Information about either Broadway or Porter in the twenties is surprisingly scarce, and therefore it is impossible to know just why he produced so few songs in a decade whose hedonism and irreverence should logically have been the ideal inspiration for his talent. But what evidence there is suggests that in those years musical comedy, still in its cradle, could not make room for more than one highbrow, and the highbrow of the moment was Gershwin.

It wasn’t until 1928 that Broadway saw its first Porter hit (albeit a modest one): Paris. Then, in 1934, Anything Goes was produced; the Gershwins had turned to opera, and this musical made Porter the undisputed king of Broadway in the thirties. The next five years brought the insolent, sumptuous ribaldry of Red, Hot and Blue, Leave It to Me!, and Du Barry Was a Lady. (In this period, just about any show that wasn’t by Cole Porter was by Rodgers and Hart, which explains why connoisseurs consider the late thirties the high noon of musical comedy.)

IN THE SCORE for Anything Goes, there are countless outbursts expressive of a state of mind that can only be called euphoric. The great lines of the title song—“In olden days,” and so on—toss together such bizarre images as former millionaires begging for change in the street and Eleanor Roosevelt reading commercials for Simmons mattresses on her radio program. The crazy, cavalier justification “anything goes” makes every loony thing that was happening in 1934 seem silly and trifling. Dr. Pangloss would have loved the apparent message—the Depression is all for the best; we’ll just laugh it away—and he would not have noticed the rather scornful nihilism that underlies the chatty nonchalance. In “You’re the Top,” from the same musical, 105 lines of intricately rhymed couplets shake a cornucopia stuffed with the prize products of Europe and America. (“You’re a Botticelli, You’re Keats, You’re Shelley, You’re Ovaltine.”) The song is so loaded with compliments that one has to search for the fine print: if somebody is the top, somebody else must be the bottom.

Porter had a gift for telling dark home truths without violating the essential cheerfulness of comedy. In a line from a forlorn little meditation called “I Loved Him But He Didn’t Love Me” (1929), he mentions the “weary wail” that attends a marriage in which the timing is always bad, and in spite of the romantic gaiety and the antic, unruffled swank of most of Porter’s work, weariness and wailing are his most telling sounds. Kiss Me, Kate (1948), his musical Taming of the Shrew, is generally considered his finest score, but its prettiest standard, “So in Love,” is the monologue of a lover who forsakes all pride and self-respect to beg for the continued contaminated pleasures of a sado-masochistic affair (“So taunt me and hurt me . . .”). “It’s All Right with Me,” from Can-Can (1953), sounds like a happy little fox-trot until you realize that the only emotion in the lyrics is the faintest spasm of desire at the distant prospect of another one-night stand.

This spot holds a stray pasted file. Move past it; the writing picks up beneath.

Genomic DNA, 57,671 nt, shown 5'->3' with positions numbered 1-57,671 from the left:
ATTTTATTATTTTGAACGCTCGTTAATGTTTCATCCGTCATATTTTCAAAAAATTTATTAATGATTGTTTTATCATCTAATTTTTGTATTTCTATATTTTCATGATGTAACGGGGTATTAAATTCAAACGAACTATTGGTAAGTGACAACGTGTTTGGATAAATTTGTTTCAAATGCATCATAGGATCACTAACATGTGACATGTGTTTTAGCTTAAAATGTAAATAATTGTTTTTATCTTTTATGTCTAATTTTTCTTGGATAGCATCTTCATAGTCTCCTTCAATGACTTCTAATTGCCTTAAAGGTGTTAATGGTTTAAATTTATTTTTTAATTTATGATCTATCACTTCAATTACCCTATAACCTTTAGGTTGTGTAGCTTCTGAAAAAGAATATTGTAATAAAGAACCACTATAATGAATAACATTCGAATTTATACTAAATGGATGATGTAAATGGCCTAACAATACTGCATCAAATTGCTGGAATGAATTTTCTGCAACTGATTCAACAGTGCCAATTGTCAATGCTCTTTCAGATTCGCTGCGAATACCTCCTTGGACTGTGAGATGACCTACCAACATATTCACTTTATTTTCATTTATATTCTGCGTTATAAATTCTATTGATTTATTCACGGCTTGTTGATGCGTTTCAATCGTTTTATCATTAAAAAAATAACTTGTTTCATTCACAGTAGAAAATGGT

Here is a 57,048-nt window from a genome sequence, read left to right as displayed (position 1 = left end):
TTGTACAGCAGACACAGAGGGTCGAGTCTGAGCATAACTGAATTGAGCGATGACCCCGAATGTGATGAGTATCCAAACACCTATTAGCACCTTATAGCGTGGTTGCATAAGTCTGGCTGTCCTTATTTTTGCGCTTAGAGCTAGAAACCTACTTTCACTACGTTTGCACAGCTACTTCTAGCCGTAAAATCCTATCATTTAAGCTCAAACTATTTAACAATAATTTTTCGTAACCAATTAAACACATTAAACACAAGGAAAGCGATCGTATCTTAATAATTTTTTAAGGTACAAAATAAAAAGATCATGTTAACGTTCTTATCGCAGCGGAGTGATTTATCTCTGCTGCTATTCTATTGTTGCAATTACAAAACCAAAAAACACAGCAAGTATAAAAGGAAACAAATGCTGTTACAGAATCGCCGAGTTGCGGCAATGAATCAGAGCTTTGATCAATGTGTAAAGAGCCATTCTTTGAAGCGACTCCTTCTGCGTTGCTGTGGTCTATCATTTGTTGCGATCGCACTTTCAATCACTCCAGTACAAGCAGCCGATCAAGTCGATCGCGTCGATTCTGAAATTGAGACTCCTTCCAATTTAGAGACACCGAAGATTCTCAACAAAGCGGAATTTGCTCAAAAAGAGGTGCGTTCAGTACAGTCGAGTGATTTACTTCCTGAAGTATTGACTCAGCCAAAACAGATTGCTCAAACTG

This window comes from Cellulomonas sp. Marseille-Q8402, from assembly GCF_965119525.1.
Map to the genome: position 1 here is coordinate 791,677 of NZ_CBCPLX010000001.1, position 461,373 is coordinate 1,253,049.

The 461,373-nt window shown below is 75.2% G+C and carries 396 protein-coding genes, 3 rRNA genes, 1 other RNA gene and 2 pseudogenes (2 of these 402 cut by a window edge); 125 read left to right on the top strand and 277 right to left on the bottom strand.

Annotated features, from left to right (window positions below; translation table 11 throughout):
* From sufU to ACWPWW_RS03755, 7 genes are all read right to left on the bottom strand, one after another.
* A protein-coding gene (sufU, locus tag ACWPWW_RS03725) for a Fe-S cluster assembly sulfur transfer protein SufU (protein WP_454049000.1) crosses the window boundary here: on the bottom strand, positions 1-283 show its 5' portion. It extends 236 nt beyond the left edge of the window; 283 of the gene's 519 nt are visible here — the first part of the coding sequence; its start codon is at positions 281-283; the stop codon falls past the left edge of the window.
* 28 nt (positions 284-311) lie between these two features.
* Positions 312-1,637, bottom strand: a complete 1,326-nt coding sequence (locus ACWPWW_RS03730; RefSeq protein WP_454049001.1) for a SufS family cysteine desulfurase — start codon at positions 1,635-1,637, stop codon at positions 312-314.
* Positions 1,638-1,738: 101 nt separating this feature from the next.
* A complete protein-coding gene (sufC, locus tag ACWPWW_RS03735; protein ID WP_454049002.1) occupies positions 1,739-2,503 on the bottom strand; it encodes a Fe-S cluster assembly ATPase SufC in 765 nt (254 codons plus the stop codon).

These songs, and others like them, are not just cynical; they are soul-sick and exhausted. Melancholy never used to play on Broadway, and it is possible that many of the songs that were dropped from Porter’s last scores were dropped because they were too somber. In 1948, just the title of a song like “We Shall Never Be Younger” might have denoted a morbid streak of which the audience would never have approved; in this era of Stephen Sondheim and “Every Day a Little Death,” we tend to forget that radiant mental health was once routinely expected of a musical.

Still, though a strain of sadness runs through Porter’s scores, the songs are rarely depressing, because Porter resisted the luxury of self-pity. Tormented camp arias like “Down in the Depths [on the Ninetieth Floor]” were exceptions, not the rule. A graceful and relaxed stoicism was Porter’s most impressive trait. The riding accident required thirty operations in seven years, and eventually cost him his right leg. His depressions became so savage and irrational that other men might have chosen suicide rather than continue to endure them. Yet, according to George Eells, Porter wept only a few times at his fate; the most poignant of these was toward the end, when he found that he had forgotten how to play the piano.

By the time Porter died, in 1964, at the age of seventy-three, he had written the scores for more than twenty Broadway shows. At least half a dozen of these have become classics—all of them deservedly so. They represent what Voltaire would have called Porter’s garden.